CHRIST THE KING (John 18:36)

 

Anyone been to see Frozen 2 yet? Disney loves princesses and royalty.

 

And did you know it is 3? Days to Christmas? “There’s a new king born today…..”

 

Soon the cute Christmas carols will be sung by our primary school kids. All about some kind of a king being born in a stable many years ago.

 

The festival of ‘Christ The King’ is an antidote to the rather sickly sweetness of Christmas these days. It was adopted by Catholics for just that reason in the 1920s and soon spread across the whole spectrum of Christian churches. Today we celebrate the grown up Jesus entering his office of king and priest for all humanity.

 

Kings and queens in Walt Disney are tartars or idiots. We love them. Kings and queens today at least in Europe are constitutional and powerless. As long as they smile sweetly and open things, we tolerate them. Unless of course they mess up, like certain royals this week! But why Christ the king? In what way is the image helpful?

 

When brought before the Roman prefect in Jerusalem Jesus answered Pilate, “My kingdom is not of this world. If my kingdom were of this world, my followers would be fighting to keep me from being handed over to the Jews. But as it is my kingdom is not from here.” (John 18:36)

 

Being a King back then was a dodgy business. Local leaders would have to apply to Rome for confirmation in the role of ‘Client King.’ Herod and his ilk were kings of this type. Potential client kings would travel to Rome and offer bribes to Senators for their vote. Once confirmed as King by the Senate they could relay on Rome’s military support, but in return were expected to bleed their province white in taxation, most of which would find its way to Rome, hence all the mention of the hated tax collectors in the Gospels.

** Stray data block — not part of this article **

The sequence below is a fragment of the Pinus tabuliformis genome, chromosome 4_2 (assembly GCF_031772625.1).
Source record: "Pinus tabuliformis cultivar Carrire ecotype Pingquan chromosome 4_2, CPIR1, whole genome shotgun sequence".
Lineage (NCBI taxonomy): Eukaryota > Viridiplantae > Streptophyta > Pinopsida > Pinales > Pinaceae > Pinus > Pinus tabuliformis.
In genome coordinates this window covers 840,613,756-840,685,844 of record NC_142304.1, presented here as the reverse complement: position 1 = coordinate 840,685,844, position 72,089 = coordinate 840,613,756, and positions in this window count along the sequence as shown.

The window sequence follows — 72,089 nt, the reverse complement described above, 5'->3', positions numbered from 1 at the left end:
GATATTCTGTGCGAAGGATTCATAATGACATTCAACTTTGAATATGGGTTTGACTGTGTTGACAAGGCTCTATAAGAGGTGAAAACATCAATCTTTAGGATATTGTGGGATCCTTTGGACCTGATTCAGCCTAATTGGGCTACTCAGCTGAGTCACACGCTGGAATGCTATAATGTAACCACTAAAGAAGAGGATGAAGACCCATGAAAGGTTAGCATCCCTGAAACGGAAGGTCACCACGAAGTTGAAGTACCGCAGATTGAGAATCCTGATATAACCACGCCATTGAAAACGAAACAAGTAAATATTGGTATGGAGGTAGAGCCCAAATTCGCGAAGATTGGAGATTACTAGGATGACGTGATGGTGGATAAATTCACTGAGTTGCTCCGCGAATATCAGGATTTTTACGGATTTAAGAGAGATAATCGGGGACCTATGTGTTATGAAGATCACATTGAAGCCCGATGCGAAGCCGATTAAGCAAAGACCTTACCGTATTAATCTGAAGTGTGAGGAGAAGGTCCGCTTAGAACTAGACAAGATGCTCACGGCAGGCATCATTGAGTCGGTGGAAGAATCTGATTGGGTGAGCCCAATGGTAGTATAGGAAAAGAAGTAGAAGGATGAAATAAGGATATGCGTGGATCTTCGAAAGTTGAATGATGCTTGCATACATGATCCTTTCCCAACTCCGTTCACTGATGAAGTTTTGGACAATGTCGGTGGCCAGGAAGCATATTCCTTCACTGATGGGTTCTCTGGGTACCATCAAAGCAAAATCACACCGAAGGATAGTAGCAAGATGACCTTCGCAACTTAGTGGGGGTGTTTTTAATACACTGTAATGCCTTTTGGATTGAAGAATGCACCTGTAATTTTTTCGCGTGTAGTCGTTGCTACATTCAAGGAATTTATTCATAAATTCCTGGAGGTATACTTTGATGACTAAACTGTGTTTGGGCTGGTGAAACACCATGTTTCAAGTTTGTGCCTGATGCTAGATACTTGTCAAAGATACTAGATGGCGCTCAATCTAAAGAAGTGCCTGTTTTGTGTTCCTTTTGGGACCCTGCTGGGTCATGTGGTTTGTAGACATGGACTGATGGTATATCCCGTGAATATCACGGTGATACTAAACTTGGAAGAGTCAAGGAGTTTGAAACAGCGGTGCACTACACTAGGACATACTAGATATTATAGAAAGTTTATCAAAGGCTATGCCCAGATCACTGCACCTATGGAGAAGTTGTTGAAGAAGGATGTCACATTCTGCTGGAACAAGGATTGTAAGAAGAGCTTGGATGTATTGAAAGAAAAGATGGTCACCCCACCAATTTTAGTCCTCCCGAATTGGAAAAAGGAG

Pilate would be on the lookout for anything like a threat to all this. To be accused of challenging the system as an alternative ‘King’ was inviting trouble and a capital charge. Suitably pacified by Jesus’ vaguely religious responses to his questions, Pilate, always the wise guy, thought to himself, “Let’s have some fun with these Jews!” Using biting sarcasm he appeared on the balcony and said to the turbulent crowd, “I am due to release a prisoner as gesture of goodwill today. Do you want the ‘King of the Jews’ or someone else?”

 

All that was along time ago. What does it all mean today this “Christ the King” business?

 

The type of King the Bible teaches about is very different from a worldly monarch. It teaches us lots about God too:

 

Kings live in palaces; but this one would live in remote rural village as a member of the most despised race on earth.

 

Kings wear a crown of gold; but this one would wear a crown of thorns.

 

Kings are rich; but this one was a poor carpenter and part time rabbi.

 

Kings command their subjects to do things; this one just asks love and loyalty.

 

Kings have lots of servants; this one is the servant.

 

Kings have armies and can use force; this one only uses the power of love.

 

Kings demand obedience, this one invites us to follow him.

 

Funny sort of a king. But then with this one we can understand exactly what God is like!